The Wrecking Storm by Michael Ward – Review.

About The Book



The poisonous dispute pushing King Charles and Parliament towards Civil War is reaching the point of no return. 

Law and order in the city are collapsing as Puritan radicals demand more concessions from the King. Bishops and lords are attacked in the streets as the Apprentice Boys run amok. Criminal gangs use the disorder to mask their activities while the people of London lock their doors and pray for deliverance. 

No one is immune from the contagion. Two Jesuit priests are discovered in hiding and brutally executed – and soon the family of spice merchant Thomas Tallant is drawn into the spiral of violence. Tallant’s home is ransacked, his warehouse raided and his sister seized by kidnappers. 

Thomas struggles to discover who is responsible, aided by the enigmatic Elizabeth Seymour, a devotee of science, maths and tobacco in equal measure. Together they enter a murky world of court politics, street violence, secret codes and poisoned letters, and confront a vicious gang leader who will stop at nothing to satisfy his greed. 

Can Elizabeth use her skills to unpick the mass of contradictory evidence before the Tallants are ruined – both as a business and a family? 

And as the fight for London between King and Parliament hurtles to its dramatic conclusion, can the Tallants survive the personal and political maelstrom?

My Review

With thanks to the author for the copy received. I always enjoy historical fiction, especially when I read something that sends me looking for more information. The Wrecking Storm did just that, as did it’s prequel Rags of Time. This period in history is one that I know little about.

We join Thomas Tallant, his family and close friend Elizabeth again. The Tallant spice business is flourishing but this makes them unpopular with their business rivals who resent the family’s Dutch connections. This resentment brings danger to all of them who feel the threat from an enemy  they can’t identify.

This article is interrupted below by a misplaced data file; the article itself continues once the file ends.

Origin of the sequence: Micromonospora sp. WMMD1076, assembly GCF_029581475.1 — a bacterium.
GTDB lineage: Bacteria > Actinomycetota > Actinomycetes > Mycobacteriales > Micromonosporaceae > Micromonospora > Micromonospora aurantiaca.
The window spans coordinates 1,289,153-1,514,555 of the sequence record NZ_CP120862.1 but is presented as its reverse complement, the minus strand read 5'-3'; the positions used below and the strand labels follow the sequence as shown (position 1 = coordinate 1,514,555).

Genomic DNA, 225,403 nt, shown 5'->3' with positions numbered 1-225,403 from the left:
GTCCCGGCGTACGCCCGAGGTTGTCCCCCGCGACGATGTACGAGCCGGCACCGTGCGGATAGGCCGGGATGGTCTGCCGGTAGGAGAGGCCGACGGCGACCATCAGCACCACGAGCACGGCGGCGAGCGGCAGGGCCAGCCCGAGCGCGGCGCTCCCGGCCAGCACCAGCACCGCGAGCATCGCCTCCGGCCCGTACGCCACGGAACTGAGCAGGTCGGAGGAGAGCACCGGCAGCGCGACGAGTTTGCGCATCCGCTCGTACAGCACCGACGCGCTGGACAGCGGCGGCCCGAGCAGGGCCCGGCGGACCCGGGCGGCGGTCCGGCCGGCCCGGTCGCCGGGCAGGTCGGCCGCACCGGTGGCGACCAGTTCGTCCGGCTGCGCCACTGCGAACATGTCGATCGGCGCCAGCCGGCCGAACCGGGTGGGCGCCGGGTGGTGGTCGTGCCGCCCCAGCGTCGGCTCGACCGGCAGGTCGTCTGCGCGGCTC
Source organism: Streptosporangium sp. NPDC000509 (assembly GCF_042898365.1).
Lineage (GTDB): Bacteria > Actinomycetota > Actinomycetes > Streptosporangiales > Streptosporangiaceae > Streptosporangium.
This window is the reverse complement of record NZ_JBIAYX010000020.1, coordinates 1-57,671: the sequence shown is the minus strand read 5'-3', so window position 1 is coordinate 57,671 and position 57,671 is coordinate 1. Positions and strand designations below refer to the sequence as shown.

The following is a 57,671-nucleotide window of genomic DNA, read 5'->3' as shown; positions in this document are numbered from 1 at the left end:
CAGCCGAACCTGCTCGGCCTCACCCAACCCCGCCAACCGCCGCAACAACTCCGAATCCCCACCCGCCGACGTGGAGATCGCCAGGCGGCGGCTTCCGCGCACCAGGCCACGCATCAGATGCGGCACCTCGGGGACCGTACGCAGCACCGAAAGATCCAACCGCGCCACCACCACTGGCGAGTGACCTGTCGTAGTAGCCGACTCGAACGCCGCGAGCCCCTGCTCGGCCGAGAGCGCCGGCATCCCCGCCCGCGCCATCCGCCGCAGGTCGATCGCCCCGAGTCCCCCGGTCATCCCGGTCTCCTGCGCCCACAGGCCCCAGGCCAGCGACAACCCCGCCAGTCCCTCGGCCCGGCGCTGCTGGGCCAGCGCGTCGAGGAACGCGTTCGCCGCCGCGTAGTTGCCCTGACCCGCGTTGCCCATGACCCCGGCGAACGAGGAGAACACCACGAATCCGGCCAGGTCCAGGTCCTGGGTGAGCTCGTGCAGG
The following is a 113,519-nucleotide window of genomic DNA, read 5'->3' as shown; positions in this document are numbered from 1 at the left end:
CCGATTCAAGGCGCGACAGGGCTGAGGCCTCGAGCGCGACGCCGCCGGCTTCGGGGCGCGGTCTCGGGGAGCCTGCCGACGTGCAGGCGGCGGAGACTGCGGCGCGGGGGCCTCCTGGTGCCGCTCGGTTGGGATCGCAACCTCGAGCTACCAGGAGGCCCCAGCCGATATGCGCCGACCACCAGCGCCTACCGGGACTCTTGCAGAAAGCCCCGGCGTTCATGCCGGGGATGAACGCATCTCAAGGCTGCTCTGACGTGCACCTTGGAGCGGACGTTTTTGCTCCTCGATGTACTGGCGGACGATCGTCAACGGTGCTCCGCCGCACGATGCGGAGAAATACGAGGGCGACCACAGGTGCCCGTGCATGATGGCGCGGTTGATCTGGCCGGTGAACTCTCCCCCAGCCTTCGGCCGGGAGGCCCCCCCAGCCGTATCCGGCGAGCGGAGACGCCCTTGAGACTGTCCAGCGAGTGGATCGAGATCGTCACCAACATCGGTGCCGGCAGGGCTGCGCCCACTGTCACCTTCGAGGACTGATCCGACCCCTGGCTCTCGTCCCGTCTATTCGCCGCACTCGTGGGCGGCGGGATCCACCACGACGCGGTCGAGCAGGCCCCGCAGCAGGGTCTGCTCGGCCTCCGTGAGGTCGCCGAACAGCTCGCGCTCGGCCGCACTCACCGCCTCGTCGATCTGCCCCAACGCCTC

London’s population is growing but there is a lack of housing and many people have no way of earning a living. There are an increasing number of gangs and this combined with the ongoing resentments between king and government make it an extremely dangerous place to live. The main threat comes from the Apprentice Boys who were gaining in power. It was this thread that was the strongest for me, their power and way of recruitment was very convincing.

As the danger levels increased it was Elizabeth who devised the best plan to keep the Tallant’s and their business safe. I was smiling as I read, visualising clearly the confusion and mayhem it caused. But there was also a feeling of sadness when it was revealed who was behind the threat and the consequences of the assault on the family.

Fictional characters combined with those from real life, this was a very interesting and entertaining novel. I hope there is more to come.

The Lighthouse Witches by C. J. Cooke – Blog Tour Review.

About The Book

Upon the cliffs of a remote Scottish island, Lòn Haven, stands a lighthouse.

A lighthouse that has weathered more than storms.

Mysterious and terrible events have happened on this island. It started with a witch hunt. Now, centuries later, islanders are vanishing without explanation.

Coincidence? Or curse?